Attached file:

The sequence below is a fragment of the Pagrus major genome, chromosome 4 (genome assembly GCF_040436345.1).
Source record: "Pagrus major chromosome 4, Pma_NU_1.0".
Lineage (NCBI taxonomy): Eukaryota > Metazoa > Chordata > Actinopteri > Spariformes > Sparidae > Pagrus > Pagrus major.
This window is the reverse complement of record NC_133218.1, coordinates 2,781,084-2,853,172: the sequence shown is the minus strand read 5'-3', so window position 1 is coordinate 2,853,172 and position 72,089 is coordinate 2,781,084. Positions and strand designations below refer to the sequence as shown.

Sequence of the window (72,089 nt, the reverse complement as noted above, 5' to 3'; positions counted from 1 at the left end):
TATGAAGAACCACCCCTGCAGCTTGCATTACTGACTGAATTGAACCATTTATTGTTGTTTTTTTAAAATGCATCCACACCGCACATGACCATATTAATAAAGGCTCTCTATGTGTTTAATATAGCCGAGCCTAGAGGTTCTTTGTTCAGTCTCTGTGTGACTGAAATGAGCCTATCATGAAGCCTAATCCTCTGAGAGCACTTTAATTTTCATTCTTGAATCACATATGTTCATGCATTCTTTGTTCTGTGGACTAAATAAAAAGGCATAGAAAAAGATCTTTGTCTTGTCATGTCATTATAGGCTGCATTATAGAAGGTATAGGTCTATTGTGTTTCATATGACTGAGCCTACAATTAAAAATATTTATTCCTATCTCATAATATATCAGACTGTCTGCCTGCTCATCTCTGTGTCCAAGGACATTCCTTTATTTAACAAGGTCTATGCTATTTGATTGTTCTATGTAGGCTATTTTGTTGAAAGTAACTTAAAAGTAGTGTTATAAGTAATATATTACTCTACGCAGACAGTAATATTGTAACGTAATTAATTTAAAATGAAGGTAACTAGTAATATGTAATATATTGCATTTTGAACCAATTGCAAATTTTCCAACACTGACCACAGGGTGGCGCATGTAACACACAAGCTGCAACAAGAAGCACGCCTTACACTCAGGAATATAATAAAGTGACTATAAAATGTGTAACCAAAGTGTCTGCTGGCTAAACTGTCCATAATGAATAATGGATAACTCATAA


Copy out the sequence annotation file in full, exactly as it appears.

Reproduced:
The sequence below is a fragment of the Pagrus major genome, chromosome 4 (genome assembly GCF_040436345.1).
Source record: "Pagrus major chromosome 4, Pma_NU_1.0".
Lineage (NCBI taxonomy): Eukaryota > Metazoa > Chordata > Actinopteri > Spariformes > Sparidae > Pagrus > Pagrus major.
This window is the reverse complement of record NC_133218.1, coordinates 2,781,084-2,853,172: the sequence shown is the minus strand read 5'-3', so window position 1 is coordinate 2,853,172 and position 72,089 is coordinate 2,781,084. Positions and strand designations below refer to the sequence as shown.

Sequence of the window (72,089 nt, the reverse complement as noted above, 5' to 3'; positions counted from 1 at the left end):
TATGAAGAACCACCCCTGCAGCTTGCATTACTGACTGAATTGAACCATTTATTGTTGTTTTTTTAAAATGCATCCACACCGCACATGACCATATTAATAAAGGCTCTCTATGTGTTTAATATAGCCGAGCCTAGAGGTTCTTTGTTCAGTCTCTGTGTGACTGAAATGAGCCTATCATGAAGCCTAATCCTCTGAGAGCACTTTAATTTTCATTCTTGAATCACATATGTTCATGCATTCTTTGTTCTGTGGACTAAATAAAAAGGCATAGAAAAAGATCTTTGTCTTGTCATGTCATTATAGGCTGCATTATAGAAGGTATAGGTCTATTGTGTTTCATATGACTGAGCCTACAATTAAAAATATTTATTCCTATCTCATAATATATCAGACTGTCTGCCTGCTCATCTCTGTGTCCAAGGACATTCCTTTATTTAACAAGGTCTATGCTATTTGATTGTTCTATGTAGGCTATTTTGTTGAAAGTAACTTAAAAGTAGTGTTATAAGTAATATATTACTCTACGCAGACAGTAATATTGTAACGTAATTAATTTAAAATGAAGGTAACTAGTAATATGTAATATATTGCATTTTGAACCAATTGCAAATTTTCCAACACTGACCACAGGGTGGCGCATGTAACACACAAGCTGCAACAAGAAGCACGCCTTACACTCAGGAATATAATAAAGTGACTATAAAATGTGTAACCAAAGTGTCTGCTGGCTAAACTGTCCATAATGAATAATGGATAACTCATAA